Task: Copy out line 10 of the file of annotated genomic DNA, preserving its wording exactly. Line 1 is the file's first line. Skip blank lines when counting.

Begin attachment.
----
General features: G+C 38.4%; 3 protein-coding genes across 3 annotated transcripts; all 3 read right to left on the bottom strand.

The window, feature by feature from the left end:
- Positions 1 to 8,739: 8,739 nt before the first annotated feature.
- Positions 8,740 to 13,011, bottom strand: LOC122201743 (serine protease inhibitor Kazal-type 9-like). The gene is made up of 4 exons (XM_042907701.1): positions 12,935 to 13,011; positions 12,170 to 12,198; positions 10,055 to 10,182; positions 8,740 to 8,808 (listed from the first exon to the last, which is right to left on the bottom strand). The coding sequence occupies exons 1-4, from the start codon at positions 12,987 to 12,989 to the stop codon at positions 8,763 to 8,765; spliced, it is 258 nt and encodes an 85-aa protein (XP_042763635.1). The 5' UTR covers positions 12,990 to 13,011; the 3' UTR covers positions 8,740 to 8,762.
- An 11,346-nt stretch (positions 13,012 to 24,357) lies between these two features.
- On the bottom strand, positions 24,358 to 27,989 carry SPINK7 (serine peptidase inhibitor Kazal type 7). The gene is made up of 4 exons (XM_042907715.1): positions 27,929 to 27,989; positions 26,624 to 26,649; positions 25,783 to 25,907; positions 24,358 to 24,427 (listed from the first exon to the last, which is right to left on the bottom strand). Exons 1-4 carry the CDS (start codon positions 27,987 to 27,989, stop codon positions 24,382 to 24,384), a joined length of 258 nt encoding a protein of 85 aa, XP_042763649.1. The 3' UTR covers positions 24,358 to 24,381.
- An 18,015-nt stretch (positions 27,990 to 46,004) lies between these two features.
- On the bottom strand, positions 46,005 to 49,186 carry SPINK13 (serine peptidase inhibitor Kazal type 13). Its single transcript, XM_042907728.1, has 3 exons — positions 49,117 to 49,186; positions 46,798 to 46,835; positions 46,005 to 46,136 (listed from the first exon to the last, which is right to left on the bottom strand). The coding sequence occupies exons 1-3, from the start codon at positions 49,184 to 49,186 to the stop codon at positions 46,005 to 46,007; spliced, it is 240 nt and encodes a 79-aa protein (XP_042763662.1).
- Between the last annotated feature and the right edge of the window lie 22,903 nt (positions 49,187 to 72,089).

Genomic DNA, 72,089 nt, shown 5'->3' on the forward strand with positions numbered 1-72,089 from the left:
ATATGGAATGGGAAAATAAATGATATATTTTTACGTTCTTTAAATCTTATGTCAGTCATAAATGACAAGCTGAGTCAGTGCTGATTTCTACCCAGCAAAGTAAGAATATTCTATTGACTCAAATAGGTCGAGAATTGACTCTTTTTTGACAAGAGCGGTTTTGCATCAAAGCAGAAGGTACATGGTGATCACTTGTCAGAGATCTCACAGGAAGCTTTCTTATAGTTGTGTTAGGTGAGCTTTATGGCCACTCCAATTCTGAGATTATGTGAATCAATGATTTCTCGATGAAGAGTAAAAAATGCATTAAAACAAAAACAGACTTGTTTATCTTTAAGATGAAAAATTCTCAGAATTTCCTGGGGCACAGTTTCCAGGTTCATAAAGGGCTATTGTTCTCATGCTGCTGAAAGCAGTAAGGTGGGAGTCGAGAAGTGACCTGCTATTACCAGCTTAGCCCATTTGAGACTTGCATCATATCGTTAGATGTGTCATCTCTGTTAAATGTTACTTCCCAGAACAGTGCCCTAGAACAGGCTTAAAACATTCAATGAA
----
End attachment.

Genomic DNA, 72,089 nt, shown 5'->3' on the forward strand with positions numbered 1-72,089 from the left: